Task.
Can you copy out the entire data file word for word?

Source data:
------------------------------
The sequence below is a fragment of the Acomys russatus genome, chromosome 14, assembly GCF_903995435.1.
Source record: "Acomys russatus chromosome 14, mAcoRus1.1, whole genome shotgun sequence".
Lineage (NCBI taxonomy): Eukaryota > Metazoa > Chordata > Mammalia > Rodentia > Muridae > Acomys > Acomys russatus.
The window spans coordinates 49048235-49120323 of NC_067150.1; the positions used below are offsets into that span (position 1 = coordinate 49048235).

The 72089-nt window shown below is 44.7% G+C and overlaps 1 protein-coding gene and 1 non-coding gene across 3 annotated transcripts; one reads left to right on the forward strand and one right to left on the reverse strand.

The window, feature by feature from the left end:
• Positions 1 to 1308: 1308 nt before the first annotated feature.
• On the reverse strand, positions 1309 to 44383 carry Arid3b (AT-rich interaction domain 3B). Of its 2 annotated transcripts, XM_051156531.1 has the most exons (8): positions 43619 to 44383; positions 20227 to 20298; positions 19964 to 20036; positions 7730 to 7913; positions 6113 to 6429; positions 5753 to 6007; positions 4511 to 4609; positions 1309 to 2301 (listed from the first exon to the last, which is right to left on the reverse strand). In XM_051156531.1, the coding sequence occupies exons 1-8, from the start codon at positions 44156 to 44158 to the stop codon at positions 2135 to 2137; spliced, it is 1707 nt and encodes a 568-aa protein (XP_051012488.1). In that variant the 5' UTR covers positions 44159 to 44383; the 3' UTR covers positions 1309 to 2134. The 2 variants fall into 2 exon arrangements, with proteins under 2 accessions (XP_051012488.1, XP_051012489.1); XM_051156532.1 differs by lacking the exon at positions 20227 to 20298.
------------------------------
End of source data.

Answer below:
The sequence below is a fragment of the Acomys russatus genome, chromosome 14, assembly GCF_903995435.1.
Source record: "Acomys russatus chromosome 14, mAcoRus1.1, whole genome shotgun sequence".
Lineage (NCBI taxonomy): Eukaryota > Metazoa > Chordata > Mammalia > Rodentia > Muridae > Acomys > Acomys russatus.
The window spans coordinates 49048235-49120323 of NC_067150.1; the positions used below are offsets into that span (position 1 = coordinate 49048235).

The 72089-nt window shown below is 44.7% G+C and overlaps 1 protein-coding gene and 1 non-coding gene across 3 annotated transcripts; one reads left to right on the forward strand and one right to left on the reverse strand.

The window, feature by feature from the left end:
• Positions 1 to 1308: 1308 nt before the first annotated feature.
• On the reverse strand, positions 1309 to 44383 carry Arid3b (AT-rich interaction domain 3B). Of its 2 annotated transcripts, XM_051156531.1 has the most exons (8): positions 43619 to 44383; positions 20227 to 20298; positions 19964 to 20036; positions 7730 to 7913; positions 6113 to 6429; positions 5753 to 6007; positions 4511 to 4609; positions 1309 to 2301 (listed from the first exon to the last, which is right to left on the reverse strand). In XM_051156531.1, the coding sequence occupies exons 1-8, from the start codon at positions 44156 to 44158 to the stop codon at positions 2135 to 2137; spliced, it is 1707 nt and encodes a 568-aa protein (XP_051012488.1). In that variant the 5' UTR covers positions 44159 to 44383; the 3' UTR covers positions 1309 to 2134. The 2 variants fall into 2 exon arrangements, with proteins under 2 accessions (XP_051012488.1, XP_051012489.1); XM_051156532.1 differs by lacking the exon at positions 20227 to 20298.